She provides accounts of spending extended periods with the octopuses, recounting such a profound bond that developed with some that they would reach an arm out of the water and essentially hold hands with Montgomery.
“Oh, yeah, and that’s an amazing feeling, let me tell you,” she recalled, with the breathy enthusiasm that marks so much of our conversation.
“I mean, when I would describe to friends the first time I touched an octopus–it was Athena, she was my first–and it was a wonderful experience. But I would watch their faces, and they would recoil in horror, because it sounded scary.
“Octopuses have been portrayed as monsters for so many years. And the idea of somebody’s slime-covered, cold suckers reaching up and grabbing on your skin, to suck on it and taste it, sounds a little alarming. But you realize here’s an animal who’s interested in you, who’s just as interested as you, as curious about you, as you are about them.
“And then later, an animal who’s just as eager to hug and kiss you as you are to stroke and pet them, that’s an amazing thing to have a bond with somebody like that. I felt as lucky, and as privileged, as the child protagonist in E.T. to have met somebody like that.”
Of course, that these octopuses took an immediate shine to Montgomery, or that she would speak in such rapturous terms about them is unsurprising to anyone who’s read her books, or otherwise followed her career. The Boston Globe once described her as “part Indiana Jones and part Emily Dickinson.”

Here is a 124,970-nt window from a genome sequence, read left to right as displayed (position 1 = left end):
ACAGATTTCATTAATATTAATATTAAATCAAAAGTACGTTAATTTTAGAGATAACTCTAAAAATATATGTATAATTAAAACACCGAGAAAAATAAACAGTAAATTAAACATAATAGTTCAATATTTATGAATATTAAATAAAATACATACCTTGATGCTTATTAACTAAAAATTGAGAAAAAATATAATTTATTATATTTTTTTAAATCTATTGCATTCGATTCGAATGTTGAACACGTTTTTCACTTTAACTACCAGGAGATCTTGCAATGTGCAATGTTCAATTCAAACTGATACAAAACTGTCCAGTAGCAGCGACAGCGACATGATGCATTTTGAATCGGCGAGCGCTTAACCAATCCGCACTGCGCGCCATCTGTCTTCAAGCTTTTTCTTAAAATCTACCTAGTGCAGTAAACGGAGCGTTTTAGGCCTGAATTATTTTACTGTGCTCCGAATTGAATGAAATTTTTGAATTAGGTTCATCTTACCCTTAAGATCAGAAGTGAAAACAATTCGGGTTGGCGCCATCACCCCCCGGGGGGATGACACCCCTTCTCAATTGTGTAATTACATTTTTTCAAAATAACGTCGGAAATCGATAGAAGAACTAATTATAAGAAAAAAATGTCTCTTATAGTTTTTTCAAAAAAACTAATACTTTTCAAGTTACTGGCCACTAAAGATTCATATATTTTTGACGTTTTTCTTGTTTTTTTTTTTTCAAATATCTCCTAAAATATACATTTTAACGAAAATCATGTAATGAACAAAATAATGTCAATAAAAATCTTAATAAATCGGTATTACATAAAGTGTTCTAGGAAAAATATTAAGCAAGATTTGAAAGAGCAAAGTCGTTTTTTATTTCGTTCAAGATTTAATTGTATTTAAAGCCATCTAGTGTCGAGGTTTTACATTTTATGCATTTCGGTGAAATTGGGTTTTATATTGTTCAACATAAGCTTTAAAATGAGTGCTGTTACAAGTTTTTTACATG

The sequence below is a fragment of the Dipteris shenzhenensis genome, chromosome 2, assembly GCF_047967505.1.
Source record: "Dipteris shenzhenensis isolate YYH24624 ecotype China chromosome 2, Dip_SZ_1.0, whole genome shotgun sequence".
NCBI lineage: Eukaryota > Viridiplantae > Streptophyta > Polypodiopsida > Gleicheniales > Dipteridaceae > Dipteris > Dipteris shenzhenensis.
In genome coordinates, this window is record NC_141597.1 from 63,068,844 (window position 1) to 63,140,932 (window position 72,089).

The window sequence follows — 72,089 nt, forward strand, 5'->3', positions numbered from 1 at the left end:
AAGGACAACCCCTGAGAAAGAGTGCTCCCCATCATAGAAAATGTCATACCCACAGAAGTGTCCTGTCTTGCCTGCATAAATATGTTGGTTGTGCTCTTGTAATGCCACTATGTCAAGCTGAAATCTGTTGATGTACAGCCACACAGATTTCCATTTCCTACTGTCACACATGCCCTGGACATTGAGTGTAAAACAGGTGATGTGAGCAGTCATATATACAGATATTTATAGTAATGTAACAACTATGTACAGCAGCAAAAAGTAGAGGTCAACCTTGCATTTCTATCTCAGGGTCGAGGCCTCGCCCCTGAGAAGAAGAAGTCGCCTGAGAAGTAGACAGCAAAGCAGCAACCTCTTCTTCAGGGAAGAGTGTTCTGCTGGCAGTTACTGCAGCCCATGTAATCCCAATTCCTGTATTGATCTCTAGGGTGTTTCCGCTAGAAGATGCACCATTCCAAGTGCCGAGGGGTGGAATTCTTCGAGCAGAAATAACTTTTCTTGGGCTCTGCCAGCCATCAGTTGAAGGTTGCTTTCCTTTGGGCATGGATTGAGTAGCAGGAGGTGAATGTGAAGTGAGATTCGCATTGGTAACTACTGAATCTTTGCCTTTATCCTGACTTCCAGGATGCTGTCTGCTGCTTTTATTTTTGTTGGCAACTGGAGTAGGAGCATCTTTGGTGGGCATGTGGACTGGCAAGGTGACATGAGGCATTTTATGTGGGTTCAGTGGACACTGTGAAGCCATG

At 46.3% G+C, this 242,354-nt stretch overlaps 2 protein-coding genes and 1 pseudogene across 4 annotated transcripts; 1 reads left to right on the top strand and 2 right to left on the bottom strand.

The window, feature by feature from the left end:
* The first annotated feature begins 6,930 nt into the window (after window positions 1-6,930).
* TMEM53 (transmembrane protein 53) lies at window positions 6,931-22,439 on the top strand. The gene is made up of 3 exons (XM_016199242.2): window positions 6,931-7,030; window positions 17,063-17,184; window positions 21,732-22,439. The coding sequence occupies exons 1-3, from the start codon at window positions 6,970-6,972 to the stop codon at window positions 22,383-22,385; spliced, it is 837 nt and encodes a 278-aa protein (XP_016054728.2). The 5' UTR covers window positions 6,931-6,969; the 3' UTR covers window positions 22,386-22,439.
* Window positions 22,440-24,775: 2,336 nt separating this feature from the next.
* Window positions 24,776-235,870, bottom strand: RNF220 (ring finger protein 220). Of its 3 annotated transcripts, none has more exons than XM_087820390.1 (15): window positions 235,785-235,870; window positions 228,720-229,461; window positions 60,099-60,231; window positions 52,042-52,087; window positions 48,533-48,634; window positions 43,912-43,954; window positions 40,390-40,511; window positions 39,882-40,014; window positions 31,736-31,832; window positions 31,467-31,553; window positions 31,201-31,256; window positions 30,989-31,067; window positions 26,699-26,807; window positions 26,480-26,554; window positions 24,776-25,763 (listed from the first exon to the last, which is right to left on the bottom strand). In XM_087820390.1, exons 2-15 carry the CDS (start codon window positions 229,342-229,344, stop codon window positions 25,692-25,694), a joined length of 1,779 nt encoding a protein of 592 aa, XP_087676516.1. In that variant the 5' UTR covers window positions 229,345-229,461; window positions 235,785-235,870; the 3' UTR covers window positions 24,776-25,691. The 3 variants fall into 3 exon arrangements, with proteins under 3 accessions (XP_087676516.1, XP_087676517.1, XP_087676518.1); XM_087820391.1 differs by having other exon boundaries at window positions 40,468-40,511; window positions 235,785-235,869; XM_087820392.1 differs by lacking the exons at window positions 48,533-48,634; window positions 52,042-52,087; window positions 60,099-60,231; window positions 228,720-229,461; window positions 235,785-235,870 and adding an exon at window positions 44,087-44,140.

If ever there was someone classically simpatico with animals, it’s Sy Montgomery. And this unusual kinship extends back to her formative years, when she was an army brat.
That sort of itinerant childhood can pose challenges to making—and especially, maintaining—friends. For Montgomery, a natural way to meet that challenge was initiating friendships with animals.
From the Port Townsend Marine Science Center, a short film of Athena the octopus at home
“Even on an army base, there’s a chance to observe crickets and bees,” she said. “There’s a chance to see birds and rabbits. Growing up, I had a sister, essentially, who was a Scottish terrier.
“We were both pups together. So I never looked at her as an underling of any kind. I was very aware that she attained adulthood before I did, and that she had senses that I did not…
“So lots of animals were important to me growing up. And they teach you, as a child, to be patient and to watch. Because if you’re wiggly and screaming and running around all the time, the animals will run away.”
Nearly fifty years after Montgomery was a kid, the lessons animals taught her about patience and watching served as the core of the material that animates The Soul of an Octopus.
She spent hours and hours and hours observing octopus friends—Athena, Octavia, Kali—much of that time engaging in a number of tactile experiences with them, yielding a wealth of anecdotal evidence alongside the traditional research and shoe leather reporting she conducted for the book.